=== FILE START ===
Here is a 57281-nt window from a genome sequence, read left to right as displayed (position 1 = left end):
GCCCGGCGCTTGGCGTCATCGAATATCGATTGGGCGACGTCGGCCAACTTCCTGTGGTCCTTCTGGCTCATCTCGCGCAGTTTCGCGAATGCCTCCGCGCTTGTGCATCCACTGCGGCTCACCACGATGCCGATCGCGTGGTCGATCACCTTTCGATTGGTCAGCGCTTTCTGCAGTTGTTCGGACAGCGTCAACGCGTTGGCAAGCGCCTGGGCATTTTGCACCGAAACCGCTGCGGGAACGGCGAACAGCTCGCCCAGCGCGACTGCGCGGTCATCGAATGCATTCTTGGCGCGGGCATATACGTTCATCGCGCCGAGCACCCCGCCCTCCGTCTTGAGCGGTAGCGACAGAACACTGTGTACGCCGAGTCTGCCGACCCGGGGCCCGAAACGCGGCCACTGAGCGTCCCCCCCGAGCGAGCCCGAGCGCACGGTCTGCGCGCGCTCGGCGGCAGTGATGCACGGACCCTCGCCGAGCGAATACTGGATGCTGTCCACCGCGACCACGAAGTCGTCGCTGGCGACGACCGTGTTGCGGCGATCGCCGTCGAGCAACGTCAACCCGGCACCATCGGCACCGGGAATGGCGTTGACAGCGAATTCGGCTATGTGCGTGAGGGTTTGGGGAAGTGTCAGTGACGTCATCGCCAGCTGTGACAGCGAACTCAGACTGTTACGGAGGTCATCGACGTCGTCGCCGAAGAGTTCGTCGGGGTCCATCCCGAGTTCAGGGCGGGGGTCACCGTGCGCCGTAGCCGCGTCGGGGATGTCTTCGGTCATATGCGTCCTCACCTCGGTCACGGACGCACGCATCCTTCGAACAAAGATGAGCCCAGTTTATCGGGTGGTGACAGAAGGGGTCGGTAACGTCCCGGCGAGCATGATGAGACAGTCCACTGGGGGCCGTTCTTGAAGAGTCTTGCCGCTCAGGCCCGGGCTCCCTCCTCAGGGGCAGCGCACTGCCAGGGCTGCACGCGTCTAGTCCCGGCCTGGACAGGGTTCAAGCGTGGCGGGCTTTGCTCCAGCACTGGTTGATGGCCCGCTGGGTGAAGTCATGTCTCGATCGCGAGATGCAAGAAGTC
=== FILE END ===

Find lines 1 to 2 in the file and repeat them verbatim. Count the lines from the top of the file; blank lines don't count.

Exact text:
Here is a 57281-nt window from a genome sequence, read left to right as displayed (position 1 = left end):
GCCCGGCGCTTGGCGTCATCGAATATCGATTGGGCGACGTCGGCCAACTTCCTGTGGTCCTTCTGGCTCATCTCGCGCAGTTTCGCGAATGCCTCCGCGCTTGTGCATCCACTGCGGCTCACCACGATGCCGATCGCGTGGTCGATCACCTTTCGATTGGTCAGCGCTTTCTGCAGTTGTTCGGACAGCGTCAACGCGTTGGCAAGCGCCTGGGCATTTTGCACCGAAACCGCTGCGGGAACGGCGAACAGCTCGCCCAGCGCGACTGCGCGGTCATCGAATGCATTCTTGGCGCGGGCATATACGTTCATCGCGCCGAGCACCCCGCCCTCCGTCTTGAGCGGTAGCGACAGAACACTGTGTACGCCGAGTCTGCCGACCCGGGGCCCGAAACGCGGCCACTGAGCGTCCCCCCCGAGCGAGCCCGAGCGCACGGTCTGCGCGCGCTCGGCGGCAGTGATGCACGGACCCTCGCCGAGCGAATACTGGATGCTGTCCACCGCGACCACGAAGTCGTCGCTGGCGACGACCGTGTTGCGGCGATCGCCGTCGAGCAACGTCAACCCGGCACCATCGGCACCGGGAATGGCGTTGACAGCGAATTCGGCTATGTGCGTGAGGGTTTGGGGAAGTGTCAGTGACGTCATCGCCAGCTGTGACAGCGAACTCAGACTGTTACGGAGGTCATCGACGTCGTCGCCGAAGAGTTCGTCGGGGTCCATCCCGAGTTCAGGGCGGGGGTCACCGTGCGCCGTAGCCGCGTCGGGGATGTCTTCGGTCATATGCGTCCTCACCTCGGTCACGGACGCACGCATCCTTCGAACAAAGATGAGCCCAGTTTATCGGGTGGTGACAGAAGGGGTCGGTAACGTCCCGGCGAGCATGATGAGACAGTCCACTGGGGGCCGTTCTTGAAGAGTCTTGCCGCTCAGGCCCGGGCTCCCTCCTCAGGGGCAGCGCACTGCCAGGGCTGCACGCGTCTAGTCCCGGCCTGGACAGGGTTCAAGCGTGGCGGGCTTTGCTCCAGCACTGGTTGATGGCCCGCTGGGTGAAGTCATGTCTCGATCGCGAGATGCAAGAAGTC